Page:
Dining In The Dark

By / Food / May 10th, 2011 / 2

The dead of night. Witching hour. Midnight. … Snack time.

I’ve never read the Twilight series (nor seen any of the three movies). I don’t claim any particular affinity to (or for) vampires and their midnight-loving ilk. It’s just that, sometimes, I just can’t sleep without a good late-night munch. I can’t blame the horror genre for the occasional bout of insomnia. (Although, reading The Amityville Horror at age 11 certainly kept me up a few nights.) Blood and vampires notwithstanding, there are a few healthy snack ideas that are perfect for those after-dinner growlings. Notice I wrote “healthy”. If you don’t want to suddenly find yourself with multiple extra pounds of body weight (and I’m not even talking about the zombie in the closet), you should keep your fingers out of the chips bag. Nutritionists remind us all the time that carrot sticks, broccoli and fruit make the best snacks, and I’m certainly not going to pick an argument with the experts. But, sometimes, in the wee hours of the night (or just before bedtime, as it were), I’m craving something filling and flavourful.

The words healthy, snack and late-night don’t have to be at odds with each other. I’ve discovered some fabulous flavour combinations that really fit the bill. Here’s the key: combine the right blend of low-fat, savoury ingredients. I’ve found that you won’t need to eat a lot of it. A bite or three is all it takes to leave you feeling sated. It just comes down to the perfect amount of salt and spice that suits your palate. At this late hour, I’m far past being content eating veggies sprinkled with salt. I need something complex, unctuous. Something that makes me feel like I’ve just eaten a sumptuous three-course meal without the inevitable bloating, heaviness or weight-gain. Here’s my method of getting what I want without the side-effects.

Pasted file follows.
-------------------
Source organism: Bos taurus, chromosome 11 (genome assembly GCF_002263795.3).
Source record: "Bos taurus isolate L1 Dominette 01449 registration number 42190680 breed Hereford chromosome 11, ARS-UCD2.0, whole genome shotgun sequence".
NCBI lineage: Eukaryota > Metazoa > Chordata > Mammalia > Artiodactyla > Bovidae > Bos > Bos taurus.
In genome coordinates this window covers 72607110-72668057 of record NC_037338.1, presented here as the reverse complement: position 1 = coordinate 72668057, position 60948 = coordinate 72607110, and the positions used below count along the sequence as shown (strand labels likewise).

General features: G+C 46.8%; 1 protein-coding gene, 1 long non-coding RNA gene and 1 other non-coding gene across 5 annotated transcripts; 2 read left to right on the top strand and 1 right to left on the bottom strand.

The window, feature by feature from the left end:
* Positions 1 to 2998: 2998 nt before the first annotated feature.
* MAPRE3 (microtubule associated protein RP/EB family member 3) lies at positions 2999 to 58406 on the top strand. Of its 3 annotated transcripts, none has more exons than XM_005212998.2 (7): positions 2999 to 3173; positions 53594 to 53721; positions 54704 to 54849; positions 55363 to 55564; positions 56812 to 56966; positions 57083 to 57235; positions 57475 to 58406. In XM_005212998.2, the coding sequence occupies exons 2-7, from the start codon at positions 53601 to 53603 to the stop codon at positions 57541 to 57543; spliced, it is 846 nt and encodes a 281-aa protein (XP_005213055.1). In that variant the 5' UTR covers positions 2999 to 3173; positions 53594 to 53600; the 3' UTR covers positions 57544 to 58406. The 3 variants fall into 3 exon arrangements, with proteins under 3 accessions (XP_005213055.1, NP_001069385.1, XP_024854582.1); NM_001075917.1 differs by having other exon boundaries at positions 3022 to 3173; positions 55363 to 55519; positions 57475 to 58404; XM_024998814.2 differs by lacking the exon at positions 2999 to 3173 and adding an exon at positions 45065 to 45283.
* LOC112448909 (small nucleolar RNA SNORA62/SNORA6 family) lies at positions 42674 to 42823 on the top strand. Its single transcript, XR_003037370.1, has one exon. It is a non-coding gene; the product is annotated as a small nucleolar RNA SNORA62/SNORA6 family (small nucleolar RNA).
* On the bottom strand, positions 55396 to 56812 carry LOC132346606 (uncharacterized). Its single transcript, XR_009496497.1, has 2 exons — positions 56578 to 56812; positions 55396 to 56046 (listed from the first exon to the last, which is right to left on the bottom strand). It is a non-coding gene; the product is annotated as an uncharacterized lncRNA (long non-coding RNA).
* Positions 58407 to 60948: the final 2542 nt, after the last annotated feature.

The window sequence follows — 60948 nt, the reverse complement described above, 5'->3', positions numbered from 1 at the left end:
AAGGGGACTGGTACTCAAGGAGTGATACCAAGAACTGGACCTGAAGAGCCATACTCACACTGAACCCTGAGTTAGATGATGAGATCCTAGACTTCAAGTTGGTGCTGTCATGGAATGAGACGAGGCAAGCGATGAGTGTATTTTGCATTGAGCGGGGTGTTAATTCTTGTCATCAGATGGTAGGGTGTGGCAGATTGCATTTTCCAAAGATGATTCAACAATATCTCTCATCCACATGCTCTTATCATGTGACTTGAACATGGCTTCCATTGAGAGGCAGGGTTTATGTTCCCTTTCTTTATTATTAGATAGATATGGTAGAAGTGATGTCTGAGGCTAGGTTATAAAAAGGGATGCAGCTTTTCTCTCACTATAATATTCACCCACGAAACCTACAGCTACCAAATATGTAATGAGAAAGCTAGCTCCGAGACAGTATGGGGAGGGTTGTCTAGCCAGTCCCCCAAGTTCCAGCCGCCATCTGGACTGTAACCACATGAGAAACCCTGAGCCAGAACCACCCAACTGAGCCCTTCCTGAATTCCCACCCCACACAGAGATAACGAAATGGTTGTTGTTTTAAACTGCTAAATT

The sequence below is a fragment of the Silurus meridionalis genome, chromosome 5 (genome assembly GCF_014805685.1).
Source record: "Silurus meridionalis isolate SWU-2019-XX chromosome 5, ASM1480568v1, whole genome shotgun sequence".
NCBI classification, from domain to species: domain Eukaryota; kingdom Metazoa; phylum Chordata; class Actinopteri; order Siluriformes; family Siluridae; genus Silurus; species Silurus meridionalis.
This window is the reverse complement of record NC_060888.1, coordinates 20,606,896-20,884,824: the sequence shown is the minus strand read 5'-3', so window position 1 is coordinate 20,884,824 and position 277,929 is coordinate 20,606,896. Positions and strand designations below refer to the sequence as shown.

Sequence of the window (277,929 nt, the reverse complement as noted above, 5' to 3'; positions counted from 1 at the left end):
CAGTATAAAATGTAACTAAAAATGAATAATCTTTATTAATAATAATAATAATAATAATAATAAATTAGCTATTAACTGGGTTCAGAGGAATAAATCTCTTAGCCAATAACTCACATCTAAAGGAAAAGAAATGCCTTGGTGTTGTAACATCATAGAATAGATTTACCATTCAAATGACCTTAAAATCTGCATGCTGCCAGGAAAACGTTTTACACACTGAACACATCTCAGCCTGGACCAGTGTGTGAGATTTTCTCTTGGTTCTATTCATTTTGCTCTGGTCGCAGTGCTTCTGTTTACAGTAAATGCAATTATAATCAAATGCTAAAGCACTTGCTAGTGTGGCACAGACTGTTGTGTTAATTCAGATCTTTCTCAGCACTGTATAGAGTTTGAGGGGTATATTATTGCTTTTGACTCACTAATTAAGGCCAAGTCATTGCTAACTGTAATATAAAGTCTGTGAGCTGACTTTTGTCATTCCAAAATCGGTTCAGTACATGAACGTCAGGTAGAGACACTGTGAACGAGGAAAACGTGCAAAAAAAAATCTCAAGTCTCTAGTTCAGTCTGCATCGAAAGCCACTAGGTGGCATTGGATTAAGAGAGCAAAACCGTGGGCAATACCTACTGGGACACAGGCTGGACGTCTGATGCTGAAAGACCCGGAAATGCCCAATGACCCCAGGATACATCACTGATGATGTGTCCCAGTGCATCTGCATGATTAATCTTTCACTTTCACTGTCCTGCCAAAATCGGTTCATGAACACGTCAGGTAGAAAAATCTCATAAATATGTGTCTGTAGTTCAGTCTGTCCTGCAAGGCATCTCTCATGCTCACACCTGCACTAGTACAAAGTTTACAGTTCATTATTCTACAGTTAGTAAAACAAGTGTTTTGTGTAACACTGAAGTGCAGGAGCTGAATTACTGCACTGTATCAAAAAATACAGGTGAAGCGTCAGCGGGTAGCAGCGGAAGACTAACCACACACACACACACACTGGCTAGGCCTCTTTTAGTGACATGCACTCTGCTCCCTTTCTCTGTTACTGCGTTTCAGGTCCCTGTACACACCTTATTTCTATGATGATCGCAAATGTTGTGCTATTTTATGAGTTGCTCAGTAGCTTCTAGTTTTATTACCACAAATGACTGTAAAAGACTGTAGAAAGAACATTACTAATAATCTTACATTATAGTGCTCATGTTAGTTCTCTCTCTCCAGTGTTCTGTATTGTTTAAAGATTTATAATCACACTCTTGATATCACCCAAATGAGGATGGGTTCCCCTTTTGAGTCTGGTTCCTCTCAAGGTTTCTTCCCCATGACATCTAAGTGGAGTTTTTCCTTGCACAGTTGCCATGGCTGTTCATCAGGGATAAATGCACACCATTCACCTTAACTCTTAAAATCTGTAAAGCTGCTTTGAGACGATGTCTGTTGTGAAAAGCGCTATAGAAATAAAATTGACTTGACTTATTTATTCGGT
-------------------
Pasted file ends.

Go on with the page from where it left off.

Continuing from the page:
Slow-cook vegetables, like peppers, onion and tomatoes with a few shreds of prosciutto. The combination creates a luscious spread that’s low in fat, low in calories, yet full of flavour and mouthfeel. Spoon a layer of it onto thin, crispy crackers or a slice of sourdough bread. Round it off with a glass of water, or a sip of light and fruity Lambrusco.

Baked Caponata

1/4 cup olive oil
1 large eggplant, cut in half lengthwise
1 red pepper, cut in half
1 onion, cut in half
2 Roma tomatoes, cored and cut in half
2 Tbsp Balsamic vinegar
1/4 cup parsley, chopped
2 oz thinly sliced prosciutto, shredded

1. Pour 2 tablespoons oil into a large baking sheet. Lay eggplant, red pepper, tomato and onion, cut sides down, in the oil Bake in a 350°F oven until eggplant is very soft, about 40 minutes. Keep an eye on the other vegetables, removing them to a platter as they become caramelized.

2. Remove stems, skins and seeds from all vegetables, except eggplant. Chop the vegetables into bite-sized pieces. Place vegetables and prosciutto into a bowl and add vinegar, parsley and remaining oil. Season with salt and pepper to taste. Stir to blend.

Enjoy warm or cold spread onto a thick slice of sourdough bread.



Rosemary Mantini has always loved words. When she isn't working as the Associate Editor at Tidings Magazine, she's helping others achieve their writing dreams, and sometimes she even relaxes with a good book and a glass of wine.

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